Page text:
c. Failed to take actions to correct these access barriers in the face of substantial harm and discrimination to blind class members.

62. As such, Defendant discriminates, and will continue in the future to discriminate against Plaintiff Tatum-Rios and the New York City Subclass Members because of disability in the full and equal enjoyment of the goods, services, facilities, privileges, advantages, accommodations and/or opportunities of its Website and its online retail operations under § 8-107(4)(a) and/or its implementing regulations. Unless the Court enjoins Defendant from continuing to engage in these unlawful practices, Plaintiff and the New York City Subclass will continue to suffer irreparable harm.

63. As Defendant’s actions violate the NYCHRL, Plaintiff Tatum-Rios seeks injunctive relief to remedy the discrimination, compensatory damages, civil penalties and fines for each offense, and reasonable attorneys’ fees and costs. N.Y.C. Admin. Code §§8-120(8), 8-126(a).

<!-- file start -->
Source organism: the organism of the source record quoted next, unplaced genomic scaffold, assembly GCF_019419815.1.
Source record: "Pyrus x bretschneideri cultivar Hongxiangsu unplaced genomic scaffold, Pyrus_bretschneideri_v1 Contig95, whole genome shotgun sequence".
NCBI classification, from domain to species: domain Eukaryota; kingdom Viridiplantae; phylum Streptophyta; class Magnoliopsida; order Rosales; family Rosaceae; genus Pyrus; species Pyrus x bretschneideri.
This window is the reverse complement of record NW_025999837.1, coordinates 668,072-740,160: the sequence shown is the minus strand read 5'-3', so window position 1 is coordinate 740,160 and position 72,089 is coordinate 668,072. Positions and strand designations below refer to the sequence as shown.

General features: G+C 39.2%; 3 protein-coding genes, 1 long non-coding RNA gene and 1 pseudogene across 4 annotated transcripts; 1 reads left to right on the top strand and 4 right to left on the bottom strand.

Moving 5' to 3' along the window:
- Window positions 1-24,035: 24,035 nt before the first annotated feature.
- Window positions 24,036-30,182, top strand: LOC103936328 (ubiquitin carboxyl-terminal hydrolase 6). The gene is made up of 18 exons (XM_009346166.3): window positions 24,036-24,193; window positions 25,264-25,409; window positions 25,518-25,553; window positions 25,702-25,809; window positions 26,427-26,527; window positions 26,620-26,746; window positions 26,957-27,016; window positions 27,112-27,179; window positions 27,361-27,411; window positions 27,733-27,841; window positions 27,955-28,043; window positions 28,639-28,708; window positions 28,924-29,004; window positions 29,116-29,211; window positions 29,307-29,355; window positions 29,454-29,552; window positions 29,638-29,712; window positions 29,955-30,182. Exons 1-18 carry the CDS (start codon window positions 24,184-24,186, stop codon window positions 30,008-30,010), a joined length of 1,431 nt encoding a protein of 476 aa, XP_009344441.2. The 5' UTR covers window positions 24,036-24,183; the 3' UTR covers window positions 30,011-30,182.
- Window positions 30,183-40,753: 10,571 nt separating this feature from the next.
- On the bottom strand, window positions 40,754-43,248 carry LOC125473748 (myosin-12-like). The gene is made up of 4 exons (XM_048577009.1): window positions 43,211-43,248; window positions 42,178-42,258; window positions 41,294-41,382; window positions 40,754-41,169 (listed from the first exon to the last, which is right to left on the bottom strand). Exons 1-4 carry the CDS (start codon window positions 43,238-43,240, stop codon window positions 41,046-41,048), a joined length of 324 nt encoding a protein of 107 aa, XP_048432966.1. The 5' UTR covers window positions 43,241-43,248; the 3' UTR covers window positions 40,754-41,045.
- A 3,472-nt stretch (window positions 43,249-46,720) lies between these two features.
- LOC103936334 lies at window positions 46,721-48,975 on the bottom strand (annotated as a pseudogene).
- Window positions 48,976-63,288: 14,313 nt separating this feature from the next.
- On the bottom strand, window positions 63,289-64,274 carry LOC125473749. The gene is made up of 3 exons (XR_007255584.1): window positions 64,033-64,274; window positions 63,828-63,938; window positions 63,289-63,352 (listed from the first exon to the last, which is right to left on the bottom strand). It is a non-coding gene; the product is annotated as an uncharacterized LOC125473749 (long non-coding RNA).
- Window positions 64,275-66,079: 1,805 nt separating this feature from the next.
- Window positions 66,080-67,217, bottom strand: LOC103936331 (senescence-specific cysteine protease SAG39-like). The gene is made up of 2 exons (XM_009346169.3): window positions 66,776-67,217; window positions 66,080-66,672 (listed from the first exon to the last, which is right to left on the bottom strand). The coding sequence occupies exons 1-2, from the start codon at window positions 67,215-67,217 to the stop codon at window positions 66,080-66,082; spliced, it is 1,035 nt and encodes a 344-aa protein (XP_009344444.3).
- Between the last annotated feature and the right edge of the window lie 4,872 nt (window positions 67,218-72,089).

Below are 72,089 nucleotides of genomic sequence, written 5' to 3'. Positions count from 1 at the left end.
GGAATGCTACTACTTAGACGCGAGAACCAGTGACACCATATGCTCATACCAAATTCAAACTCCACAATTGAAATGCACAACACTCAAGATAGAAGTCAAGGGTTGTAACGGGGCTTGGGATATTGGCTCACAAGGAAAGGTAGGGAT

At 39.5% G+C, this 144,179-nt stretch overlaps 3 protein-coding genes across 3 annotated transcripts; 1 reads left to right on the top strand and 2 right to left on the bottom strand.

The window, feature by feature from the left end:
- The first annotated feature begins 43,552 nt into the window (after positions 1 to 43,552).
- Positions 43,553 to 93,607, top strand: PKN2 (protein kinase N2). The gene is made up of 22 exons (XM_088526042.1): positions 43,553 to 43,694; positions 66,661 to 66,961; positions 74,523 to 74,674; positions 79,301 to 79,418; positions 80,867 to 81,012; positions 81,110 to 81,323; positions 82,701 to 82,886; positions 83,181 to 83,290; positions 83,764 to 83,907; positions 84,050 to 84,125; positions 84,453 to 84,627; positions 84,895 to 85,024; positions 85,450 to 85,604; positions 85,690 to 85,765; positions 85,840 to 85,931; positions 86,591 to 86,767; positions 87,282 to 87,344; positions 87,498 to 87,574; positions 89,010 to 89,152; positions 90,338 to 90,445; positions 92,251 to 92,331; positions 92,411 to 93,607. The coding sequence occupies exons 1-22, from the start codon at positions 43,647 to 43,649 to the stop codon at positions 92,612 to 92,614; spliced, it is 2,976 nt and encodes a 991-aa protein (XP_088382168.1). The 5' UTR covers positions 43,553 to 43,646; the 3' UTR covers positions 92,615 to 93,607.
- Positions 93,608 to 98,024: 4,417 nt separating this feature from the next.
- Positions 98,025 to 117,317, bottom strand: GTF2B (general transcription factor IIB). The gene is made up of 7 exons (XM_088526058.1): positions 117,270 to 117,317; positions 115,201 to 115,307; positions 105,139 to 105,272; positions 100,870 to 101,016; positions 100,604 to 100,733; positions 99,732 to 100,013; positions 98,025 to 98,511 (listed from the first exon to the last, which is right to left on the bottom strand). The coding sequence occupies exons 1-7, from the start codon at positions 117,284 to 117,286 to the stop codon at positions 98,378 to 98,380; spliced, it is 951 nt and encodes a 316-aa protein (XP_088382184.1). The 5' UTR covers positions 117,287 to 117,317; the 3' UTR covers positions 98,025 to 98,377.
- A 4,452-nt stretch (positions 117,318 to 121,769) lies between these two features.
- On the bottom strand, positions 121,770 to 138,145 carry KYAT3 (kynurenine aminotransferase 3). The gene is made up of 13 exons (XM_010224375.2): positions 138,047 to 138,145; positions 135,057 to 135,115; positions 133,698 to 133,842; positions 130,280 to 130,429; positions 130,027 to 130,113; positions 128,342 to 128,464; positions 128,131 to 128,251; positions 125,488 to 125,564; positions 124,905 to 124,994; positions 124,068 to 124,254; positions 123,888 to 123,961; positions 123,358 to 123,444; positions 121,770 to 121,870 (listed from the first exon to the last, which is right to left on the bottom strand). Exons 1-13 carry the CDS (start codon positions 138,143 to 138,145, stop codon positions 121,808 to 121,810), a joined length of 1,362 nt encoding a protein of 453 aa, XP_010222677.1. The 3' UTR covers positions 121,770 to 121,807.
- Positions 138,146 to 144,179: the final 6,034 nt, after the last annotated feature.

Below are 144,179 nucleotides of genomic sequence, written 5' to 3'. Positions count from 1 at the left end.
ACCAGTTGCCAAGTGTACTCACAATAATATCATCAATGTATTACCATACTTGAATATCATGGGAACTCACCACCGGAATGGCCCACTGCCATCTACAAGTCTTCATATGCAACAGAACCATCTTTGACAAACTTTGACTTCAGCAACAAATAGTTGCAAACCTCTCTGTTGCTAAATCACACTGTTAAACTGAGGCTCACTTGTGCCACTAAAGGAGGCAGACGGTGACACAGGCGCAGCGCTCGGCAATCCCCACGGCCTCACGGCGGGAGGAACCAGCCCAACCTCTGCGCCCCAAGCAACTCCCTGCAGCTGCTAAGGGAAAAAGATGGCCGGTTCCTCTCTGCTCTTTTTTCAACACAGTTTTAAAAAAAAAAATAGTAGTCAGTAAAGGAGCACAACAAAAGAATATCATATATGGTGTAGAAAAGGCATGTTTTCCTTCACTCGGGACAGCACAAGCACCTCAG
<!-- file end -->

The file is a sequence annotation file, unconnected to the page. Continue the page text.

FOURTH CAUSE OF ACTION
DECLARATORY RELIEF

64. Plaintiff Tatum-Rios, individually and on behalf the Class Members, repeats and realleges every allegation of the preceding paragraphs as if fully set forth herein.

65. An actual controversy has arisen and now exists between the parties in that Plaintiff Tatum-Rios contends, and is informed and believes that Defendant denies, that its Website contains access barriers denying blind customers the full and equal access to the goods, services and facilities of its Website, which Defendant owns, operates and controls, and by extension its online retail operations, fail to comply with applicable laws
including, but not limited to, Title III of the Americans with Disabilities Act, 42 U.S.C. §§ 12182, et seq., N.Y. Exec. Law § 296, et seq., and N.Y.C. Admin. Code § 8-107, et seq. prohibiting discrimination against the blind.